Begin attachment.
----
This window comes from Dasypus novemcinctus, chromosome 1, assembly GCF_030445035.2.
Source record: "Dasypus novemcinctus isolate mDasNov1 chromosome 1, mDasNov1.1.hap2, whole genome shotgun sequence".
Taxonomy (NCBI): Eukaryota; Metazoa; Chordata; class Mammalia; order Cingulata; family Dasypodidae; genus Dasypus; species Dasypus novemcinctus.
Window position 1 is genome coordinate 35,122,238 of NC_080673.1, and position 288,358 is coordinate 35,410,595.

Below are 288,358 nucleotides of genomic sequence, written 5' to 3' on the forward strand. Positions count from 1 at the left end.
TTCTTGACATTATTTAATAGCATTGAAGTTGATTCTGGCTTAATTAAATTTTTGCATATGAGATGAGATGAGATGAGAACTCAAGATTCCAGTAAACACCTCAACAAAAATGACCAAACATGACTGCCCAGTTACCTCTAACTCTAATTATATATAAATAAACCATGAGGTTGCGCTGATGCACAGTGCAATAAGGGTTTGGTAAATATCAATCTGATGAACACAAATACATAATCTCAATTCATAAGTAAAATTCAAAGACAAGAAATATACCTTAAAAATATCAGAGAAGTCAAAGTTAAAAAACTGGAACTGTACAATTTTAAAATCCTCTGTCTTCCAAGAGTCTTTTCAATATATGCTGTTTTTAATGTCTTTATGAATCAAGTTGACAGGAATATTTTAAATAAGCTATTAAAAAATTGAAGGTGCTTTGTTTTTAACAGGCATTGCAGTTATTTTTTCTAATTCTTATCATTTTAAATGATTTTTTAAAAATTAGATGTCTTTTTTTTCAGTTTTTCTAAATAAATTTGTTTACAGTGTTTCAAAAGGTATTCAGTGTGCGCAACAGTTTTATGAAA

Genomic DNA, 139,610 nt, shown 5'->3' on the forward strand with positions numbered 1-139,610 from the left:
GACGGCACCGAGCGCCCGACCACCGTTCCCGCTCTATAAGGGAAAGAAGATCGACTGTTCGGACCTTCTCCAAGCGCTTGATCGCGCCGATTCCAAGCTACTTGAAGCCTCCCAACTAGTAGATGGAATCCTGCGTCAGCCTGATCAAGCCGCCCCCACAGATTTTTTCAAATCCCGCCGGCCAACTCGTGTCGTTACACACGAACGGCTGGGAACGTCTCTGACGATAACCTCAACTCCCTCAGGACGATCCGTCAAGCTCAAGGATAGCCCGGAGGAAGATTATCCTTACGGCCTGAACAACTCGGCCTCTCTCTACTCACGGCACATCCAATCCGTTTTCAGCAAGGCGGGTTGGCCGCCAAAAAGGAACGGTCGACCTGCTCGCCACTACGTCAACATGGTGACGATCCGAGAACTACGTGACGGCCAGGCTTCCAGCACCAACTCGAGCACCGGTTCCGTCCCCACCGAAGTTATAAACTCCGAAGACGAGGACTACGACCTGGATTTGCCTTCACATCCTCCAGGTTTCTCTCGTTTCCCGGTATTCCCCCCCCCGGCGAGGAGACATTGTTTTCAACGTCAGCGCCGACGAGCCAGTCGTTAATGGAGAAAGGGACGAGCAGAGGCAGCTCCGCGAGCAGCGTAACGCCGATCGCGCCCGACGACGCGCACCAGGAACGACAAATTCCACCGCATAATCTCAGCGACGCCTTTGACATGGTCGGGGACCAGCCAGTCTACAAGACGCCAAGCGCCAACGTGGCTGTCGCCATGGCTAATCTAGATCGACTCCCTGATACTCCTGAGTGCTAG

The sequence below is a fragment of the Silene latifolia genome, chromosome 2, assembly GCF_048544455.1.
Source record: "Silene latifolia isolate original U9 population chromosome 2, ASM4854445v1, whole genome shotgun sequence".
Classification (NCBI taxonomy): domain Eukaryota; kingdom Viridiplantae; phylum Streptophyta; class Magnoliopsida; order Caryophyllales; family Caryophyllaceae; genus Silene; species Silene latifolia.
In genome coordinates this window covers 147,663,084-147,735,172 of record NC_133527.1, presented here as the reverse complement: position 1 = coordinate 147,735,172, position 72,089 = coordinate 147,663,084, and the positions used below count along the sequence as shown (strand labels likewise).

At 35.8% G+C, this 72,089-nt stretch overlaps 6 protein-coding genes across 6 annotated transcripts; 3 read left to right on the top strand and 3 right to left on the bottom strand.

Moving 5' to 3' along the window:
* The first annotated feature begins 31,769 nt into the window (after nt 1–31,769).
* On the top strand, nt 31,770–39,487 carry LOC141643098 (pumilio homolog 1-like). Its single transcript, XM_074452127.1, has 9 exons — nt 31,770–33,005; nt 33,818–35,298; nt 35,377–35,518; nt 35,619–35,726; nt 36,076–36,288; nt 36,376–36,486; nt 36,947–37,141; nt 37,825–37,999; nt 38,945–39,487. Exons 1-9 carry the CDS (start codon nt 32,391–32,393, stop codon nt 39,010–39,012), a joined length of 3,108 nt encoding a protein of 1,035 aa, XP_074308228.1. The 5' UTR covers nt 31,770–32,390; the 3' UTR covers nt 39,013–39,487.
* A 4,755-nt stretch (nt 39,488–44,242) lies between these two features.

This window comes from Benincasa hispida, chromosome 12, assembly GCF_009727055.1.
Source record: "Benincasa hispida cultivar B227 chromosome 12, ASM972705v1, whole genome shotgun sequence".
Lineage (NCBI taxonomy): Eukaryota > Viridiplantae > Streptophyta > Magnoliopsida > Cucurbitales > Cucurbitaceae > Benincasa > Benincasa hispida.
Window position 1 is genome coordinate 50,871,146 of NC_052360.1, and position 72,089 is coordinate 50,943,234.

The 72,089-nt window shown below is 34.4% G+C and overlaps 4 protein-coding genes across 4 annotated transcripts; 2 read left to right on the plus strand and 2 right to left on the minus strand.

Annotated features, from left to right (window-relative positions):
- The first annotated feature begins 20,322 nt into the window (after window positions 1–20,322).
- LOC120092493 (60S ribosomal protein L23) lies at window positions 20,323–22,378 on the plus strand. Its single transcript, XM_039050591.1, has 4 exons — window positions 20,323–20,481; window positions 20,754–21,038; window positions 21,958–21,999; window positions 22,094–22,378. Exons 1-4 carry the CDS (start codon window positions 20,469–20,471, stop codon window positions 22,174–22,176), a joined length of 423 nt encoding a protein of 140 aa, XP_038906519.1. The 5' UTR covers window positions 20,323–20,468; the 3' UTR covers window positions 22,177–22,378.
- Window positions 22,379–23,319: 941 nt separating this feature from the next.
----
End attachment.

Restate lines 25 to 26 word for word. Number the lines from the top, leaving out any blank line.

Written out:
- LOC120092493 (60S ribosomal protein L23) lies at window positions 20,323–22,378 on the plus strand. Its single transcript, XM_039050591.1, has 4 exons — window positions 20,323–20,481; window positions 20,754–21,038; window positions 21,958–21,999; window positions 22,094–22,378. Exons 1-4 carry the CDS (start codon window positions 20,469–20,471, stop codon window positions 22,174–22,176), a joined length of 423 nt encoding a protein of 140 aa, XP_038906519.1. The 5' UTR covers window positions 20,323–20,468; the 3' UTR covers window positions 22,177–22,378.
- Window positions 22,379–23,319: 941 nt separating this feature from the next.